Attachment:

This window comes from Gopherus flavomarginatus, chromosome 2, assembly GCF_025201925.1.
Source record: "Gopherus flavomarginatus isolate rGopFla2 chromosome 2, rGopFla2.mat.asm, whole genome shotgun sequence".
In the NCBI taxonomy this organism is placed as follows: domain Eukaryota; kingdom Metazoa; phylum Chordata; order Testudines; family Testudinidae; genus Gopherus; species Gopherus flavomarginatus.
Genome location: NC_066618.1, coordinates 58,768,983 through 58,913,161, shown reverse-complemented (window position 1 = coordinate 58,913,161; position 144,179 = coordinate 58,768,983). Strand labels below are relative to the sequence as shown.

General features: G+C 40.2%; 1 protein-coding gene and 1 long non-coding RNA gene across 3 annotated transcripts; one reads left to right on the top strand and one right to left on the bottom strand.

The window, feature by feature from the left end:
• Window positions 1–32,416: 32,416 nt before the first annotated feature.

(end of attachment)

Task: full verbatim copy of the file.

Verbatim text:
This window comes from Gopherus flavomarginatus, chromosome 2, assembly GCF_025201925.1.
Source record: "Gopherus flavomarginatus isolate rGopFla2 chromosome 2, rGopFla2.mat.asm, whole genome shotgun sequence".
In the NCBI taxonomy this organism is placed as follows: domain Eukaryota; kingdom Metazoa; phylum Chordata; order Testudines; family Testudinidae; genus Gopherus; species Gopherus flavomarginatus.
Genome location: NC_066618.1, coordinates 58,768,983 through 58,913,161, shown reverse-complemented (window position 1 = coordinate 58,913,161; position 144,179 = coordinate 58,768,983). Strand labels below are relative to the sequence as shown.

General features: G+C 40.2%; 1 protein-coding gene and 1 long non-coding RNA gene across 3 annotated transcripts; one reads left to right on the top strand and one right to left on the bottom strand.

The window, feature by feature from the left end:
• Window positions 1–32,416: 32,416 nt before the first annotated feature.